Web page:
The 2017 Cardinals outfield was, in a word, erratic. On second thought, perhaps that phrase, although true, is a little too positive. The most accurate description of the Cardinals’ 2017 outfield is probably the same description we could give the team: good at times, but overall disappointing. I don’t meant to imply there were no standouts, there always are. However, it is as fair to say that the Cardinals most outstanding player was an outfielder as it is to say that the Cardinals most disappointing player was an outfielder.
Nevertheless, here are the grades for the 2017 outfielder. No, Matt Adams was not included in this list. Although Jose Martinez nearly split his time between outfield and first base, he spent slightly more innings in the outfield and is therefore considered in this piece. The names are in alphabetical order and the grades follow. Please note: the grades reflect performance at the MLB level.
The 100th overall pick from the 2015 draft finally made his debut this year. After going 6 for his first 16, the rookie cooled of dramatically and never really got it going again outside of a five day stretch during which he hit all three of his MLB home runs. Although Bader was named prospect of the year just last week, he never saw consistent playing time in St. Louis—as he was and will continue to be just one of a plethora of talented outfielders in the organization. He ended the season with a .283 OBP and a strikeout rate of 26.1%. GRADE: C
Despite the general frustration directed toward Fowler (and the recent clubhouse commotion), the first year Cardinal had a very good year. He posted a wRC+ of 121 and a WAR of 2.7. While it would have behoved the team if he could have stayed healthy enough to play in more than 75% of the games, he contributed greatly to the limited success the Cardinals achieved. He was not as consistent of a player as he was with the Cubs a year ago, but he brought a strong presence to the top of the lineup, posting a .363 OBP and blasting 18 home runs. GRADE: A-
The pattern with Grichuk seems obvious at this point. When he is hot, he can carry a team. Otherwise, he is a bat in the middle of the lineup good for at least two strikeouts a game. He gave the Cardinals a much needed boost at the beginning of the season, but was demoted to single A at one point during the year. Eventually he would make his return, hit a couple home runs and then be demoted a few weeks later after a considerable slump. The answer to whether or not he can be a piece the Cardinals want to build around moving forward is assuredly a no at this point. Still, he was able to hit 22 home runs. GRADE: C
Jose Martinez would have been the greatest story of this year’s team if not for a man named Tommy Pham. But we must not skip over Martinez’s performance. In only 300 plate appearances (a full season is 600), he drove in 46 and scored 47 runs. His wRC+ of 135 is unbelievable and second on the team to only Pham, who was a legitimate top 10 player in the league this year, despite playing only 3⁄4 of a season. Back to Martinez, who was clearly a superb replacement for both Grichuk and Piscotty when they went down, and performed well enough to become an everyday player by season’s end. GRADE: A-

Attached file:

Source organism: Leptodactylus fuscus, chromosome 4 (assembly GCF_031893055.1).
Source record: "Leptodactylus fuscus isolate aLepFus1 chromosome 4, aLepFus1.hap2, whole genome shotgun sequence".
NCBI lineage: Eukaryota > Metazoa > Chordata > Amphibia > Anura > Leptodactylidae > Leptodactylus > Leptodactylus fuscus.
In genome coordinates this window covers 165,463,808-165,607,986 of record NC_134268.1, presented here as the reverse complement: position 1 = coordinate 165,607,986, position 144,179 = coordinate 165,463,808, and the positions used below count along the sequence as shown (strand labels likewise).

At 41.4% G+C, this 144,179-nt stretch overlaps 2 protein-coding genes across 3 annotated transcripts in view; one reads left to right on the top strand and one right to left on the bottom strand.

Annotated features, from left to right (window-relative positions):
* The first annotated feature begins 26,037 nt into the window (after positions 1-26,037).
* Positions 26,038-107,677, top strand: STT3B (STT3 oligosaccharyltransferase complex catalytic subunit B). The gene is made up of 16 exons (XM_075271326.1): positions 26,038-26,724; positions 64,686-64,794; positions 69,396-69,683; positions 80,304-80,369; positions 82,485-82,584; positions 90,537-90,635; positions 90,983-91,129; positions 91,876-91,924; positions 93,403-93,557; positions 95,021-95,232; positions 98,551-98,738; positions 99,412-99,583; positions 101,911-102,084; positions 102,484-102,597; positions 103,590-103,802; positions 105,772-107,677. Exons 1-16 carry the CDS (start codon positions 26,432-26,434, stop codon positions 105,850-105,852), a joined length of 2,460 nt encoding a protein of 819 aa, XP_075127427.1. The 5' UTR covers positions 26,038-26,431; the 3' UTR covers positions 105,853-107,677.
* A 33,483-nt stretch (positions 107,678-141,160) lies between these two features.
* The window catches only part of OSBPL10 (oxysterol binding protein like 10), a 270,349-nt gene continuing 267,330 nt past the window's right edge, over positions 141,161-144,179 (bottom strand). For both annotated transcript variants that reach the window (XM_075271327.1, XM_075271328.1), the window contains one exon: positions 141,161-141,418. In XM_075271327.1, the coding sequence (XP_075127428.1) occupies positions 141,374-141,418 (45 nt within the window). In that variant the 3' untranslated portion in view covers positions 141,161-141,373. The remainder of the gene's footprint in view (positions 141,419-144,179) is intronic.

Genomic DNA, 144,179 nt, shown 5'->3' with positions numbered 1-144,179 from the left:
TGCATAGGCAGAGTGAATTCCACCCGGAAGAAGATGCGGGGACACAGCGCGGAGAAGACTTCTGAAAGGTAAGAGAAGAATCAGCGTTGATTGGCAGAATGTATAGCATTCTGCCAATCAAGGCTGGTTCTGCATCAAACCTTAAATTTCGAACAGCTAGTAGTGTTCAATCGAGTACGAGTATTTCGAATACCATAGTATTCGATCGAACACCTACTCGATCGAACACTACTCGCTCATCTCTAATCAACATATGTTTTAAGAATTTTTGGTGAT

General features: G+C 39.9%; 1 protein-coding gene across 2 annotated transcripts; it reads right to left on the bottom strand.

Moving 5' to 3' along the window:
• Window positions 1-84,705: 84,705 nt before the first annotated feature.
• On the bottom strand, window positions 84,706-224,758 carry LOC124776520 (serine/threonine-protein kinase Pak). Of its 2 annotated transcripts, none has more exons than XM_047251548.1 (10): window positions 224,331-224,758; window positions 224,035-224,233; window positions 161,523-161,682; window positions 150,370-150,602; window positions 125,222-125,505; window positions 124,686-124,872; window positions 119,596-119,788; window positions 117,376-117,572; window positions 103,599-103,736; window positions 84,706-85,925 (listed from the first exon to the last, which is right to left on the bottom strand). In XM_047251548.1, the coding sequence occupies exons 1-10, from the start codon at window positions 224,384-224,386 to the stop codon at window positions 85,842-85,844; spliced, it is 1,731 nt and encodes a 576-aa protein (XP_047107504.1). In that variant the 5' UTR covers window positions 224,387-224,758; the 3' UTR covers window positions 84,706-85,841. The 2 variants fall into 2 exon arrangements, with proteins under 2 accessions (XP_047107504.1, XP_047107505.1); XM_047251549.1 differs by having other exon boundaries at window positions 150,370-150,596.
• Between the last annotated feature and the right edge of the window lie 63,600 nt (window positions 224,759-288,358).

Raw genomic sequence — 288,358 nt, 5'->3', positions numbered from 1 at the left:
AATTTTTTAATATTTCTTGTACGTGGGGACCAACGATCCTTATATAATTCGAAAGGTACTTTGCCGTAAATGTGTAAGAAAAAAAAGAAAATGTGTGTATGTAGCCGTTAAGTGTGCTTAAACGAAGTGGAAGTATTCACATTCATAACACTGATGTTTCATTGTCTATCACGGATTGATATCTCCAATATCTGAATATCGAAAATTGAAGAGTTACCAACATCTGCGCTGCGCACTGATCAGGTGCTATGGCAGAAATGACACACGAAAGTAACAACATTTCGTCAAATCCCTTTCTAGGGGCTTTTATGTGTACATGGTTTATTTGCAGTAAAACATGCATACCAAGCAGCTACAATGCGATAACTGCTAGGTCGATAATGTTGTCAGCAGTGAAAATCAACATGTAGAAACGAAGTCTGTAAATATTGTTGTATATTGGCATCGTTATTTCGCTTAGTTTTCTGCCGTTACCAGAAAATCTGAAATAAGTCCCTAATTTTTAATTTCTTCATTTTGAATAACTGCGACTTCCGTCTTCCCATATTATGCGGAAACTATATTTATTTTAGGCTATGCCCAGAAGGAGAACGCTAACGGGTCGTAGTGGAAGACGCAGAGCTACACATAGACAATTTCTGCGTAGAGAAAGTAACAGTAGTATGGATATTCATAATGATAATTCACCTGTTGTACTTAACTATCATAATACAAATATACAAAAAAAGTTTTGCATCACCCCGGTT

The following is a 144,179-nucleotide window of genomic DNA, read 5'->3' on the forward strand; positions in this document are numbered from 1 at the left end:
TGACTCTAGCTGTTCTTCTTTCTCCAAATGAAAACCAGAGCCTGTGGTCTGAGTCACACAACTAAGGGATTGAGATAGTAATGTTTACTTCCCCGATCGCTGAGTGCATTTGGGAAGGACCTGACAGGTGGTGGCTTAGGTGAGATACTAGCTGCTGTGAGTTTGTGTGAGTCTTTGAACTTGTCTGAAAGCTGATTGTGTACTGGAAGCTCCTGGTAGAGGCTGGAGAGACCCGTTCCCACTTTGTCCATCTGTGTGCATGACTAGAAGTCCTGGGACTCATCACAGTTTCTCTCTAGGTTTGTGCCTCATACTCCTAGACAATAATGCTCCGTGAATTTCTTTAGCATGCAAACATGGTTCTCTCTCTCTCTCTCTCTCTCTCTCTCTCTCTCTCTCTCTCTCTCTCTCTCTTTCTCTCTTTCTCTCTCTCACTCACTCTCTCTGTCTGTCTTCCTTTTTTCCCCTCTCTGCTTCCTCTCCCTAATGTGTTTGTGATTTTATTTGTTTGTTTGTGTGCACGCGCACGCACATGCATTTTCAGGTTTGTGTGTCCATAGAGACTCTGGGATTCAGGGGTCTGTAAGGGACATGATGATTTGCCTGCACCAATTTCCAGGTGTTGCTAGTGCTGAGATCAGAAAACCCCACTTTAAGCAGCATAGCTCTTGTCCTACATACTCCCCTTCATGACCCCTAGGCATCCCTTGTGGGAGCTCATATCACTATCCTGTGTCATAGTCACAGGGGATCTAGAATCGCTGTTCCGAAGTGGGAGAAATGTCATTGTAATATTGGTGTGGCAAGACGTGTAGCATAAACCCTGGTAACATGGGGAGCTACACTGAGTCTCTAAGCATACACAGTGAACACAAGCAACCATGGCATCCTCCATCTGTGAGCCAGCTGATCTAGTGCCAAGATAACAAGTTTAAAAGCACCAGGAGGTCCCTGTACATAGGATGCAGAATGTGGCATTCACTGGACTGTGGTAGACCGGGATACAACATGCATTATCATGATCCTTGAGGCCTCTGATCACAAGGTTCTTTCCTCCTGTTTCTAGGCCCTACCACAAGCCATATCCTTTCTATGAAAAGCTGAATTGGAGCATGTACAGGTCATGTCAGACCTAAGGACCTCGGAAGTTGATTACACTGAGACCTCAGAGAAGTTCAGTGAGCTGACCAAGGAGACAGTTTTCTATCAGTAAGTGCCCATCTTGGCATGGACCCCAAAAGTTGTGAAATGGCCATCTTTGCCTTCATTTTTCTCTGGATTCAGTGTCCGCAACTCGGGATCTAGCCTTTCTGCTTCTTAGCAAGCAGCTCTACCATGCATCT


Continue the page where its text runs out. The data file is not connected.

Much has been written about the success of this man in 2017. And what more can be said, really? He was two homers shy of joining the 25-25 club. He hit above .300, his on-base percentage was above .400, and he slugged above .500. In addition, he provided more value in fewer games than superstar Paul Goldschmidt. GRADE: A+
Piscotty is probably the largest disappointment in the 2017 Cardinals outfield. We must first note the incredible mental burden of Piscotty’s mother being diagnosed with ALS as an extremely significant factor in his season. At the very beginning of the 2017 season, the Cardinals signed Piscotty to a 6 year contract extension worth almost $35 million. He would go on to hit just .235 in just over 100 games with the big league club. Coming off tremendous 2015 and 2016 years, 2017 was certainly a step back for the 26 year old out of Stanford. GRADE: D
Sierra brought an energy to the MLB club that was not only exciting, but very much needed. Although he doesn't have the stats, or the longevity, to merit a high grade for this list—his wRC+ was just 86 and he was by definition no better than a replacement level player—his speed gave the team an immediate boost. GRADE: C+
If the Cardinals wanted to use this list to construct their outfield for next season, it would be Fowler in left, Pham in center, and Martinez in right. While this probably won’t happen, it should provide hope that the organization has outfielders who have proven themselves at the highest level. It should also, in theory, allow them to trade a few of the many prospects they have accumulated for an all-star type player.